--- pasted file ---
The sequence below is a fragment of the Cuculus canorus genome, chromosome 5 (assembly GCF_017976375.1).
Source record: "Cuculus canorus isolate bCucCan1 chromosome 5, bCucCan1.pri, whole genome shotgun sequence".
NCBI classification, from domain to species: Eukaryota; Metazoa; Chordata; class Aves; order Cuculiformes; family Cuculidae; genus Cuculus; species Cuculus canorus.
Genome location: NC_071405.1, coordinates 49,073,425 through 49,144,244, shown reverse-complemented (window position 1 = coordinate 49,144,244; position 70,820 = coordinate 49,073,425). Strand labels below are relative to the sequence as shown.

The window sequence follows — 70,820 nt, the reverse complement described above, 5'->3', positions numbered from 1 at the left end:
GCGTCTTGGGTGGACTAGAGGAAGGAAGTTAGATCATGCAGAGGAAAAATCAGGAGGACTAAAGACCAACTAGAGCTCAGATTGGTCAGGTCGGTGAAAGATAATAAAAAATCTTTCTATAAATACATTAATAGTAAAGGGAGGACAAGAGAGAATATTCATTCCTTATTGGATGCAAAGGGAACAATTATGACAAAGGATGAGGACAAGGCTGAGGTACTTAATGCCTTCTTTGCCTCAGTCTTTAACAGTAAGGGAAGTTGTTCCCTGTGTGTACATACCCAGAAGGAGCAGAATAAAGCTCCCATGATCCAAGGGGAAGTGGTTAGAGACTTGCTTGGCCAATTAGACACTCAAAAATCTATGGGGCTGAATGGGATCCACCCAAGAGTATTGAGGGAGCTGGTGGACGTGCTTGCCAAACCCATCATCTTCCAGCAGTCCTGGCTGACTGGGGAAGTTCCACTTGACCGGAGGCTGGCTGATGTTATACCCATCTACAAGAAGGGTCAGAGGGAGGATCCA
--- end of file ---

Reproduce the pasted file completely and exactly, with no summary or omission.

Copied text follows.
The sequence below is a fragment of the Cuculus canorus genome, chromosome 5 (assembly GCF_017976375.1).
Source record: "Cuculus canorus isolate bCucCan1 chromosome 5, bCucCan1.pri, whole genome shotgun sequence".
NCBI classification, from domain to species: Eukaryota; Metazoa; Chordata; class Aves; order Cuculiformes; family Cuculidae; genus Cuculus; species Cuculus canorus.
Genome location: NC_071405.1, coordinates 49,073,425 through 49,144,244, shown reverse-complemented (window position 1 = coordinate 49,144,244; position 70,820 = coordinate 49,073,425). Strand labels below are relative to the sequence as shown.

The window sequence follows — 70,820 nt, the reverse complement described above, 5'->3', positions numbered from 1 at the left end:
GCGTCTTGGGTGGACTAGAGGAAGGAAGTTAGATCATGCAGAGGAAAAATCAGGAGGACTAAAGACCAACTAGAGCTCAGATTGGTCAGGTCGGTGAAAGATAATAAAAAATCTTTCTATAAATACATTAATAGTAAAGGGAGGACAAGAGAGAATATTCATTCCTTATTGGATGCAAAGGGAACAATTATGACAAAGGATGAGGACAAGGCTGAGGTACTTAATGCCTTCTTTGCCTCAGTCTTTAACAGTAAGGGAAGTTGTTCCCTGTGTGTACATACCCAGAAGGAGCAGAATAAAGCTCCCATGATCCAAGGGGAAGTGGTTAGAGACTTGCTTGGCCAATTAGACACTCAAAAATCTATGGGGCTGAATGGGATCCACCCAAGAGTATTGAGGGAGCTGGTGGACGTGCTTGCCAAACCCATCATCTTCCAGCAGTCCTGGCTGACTGGGGAAGTTCCACTTGACCGGAGGCTGGCTGATGTTATACCCATCTACAAGAAGGGTCAGAGGGAGGATCCA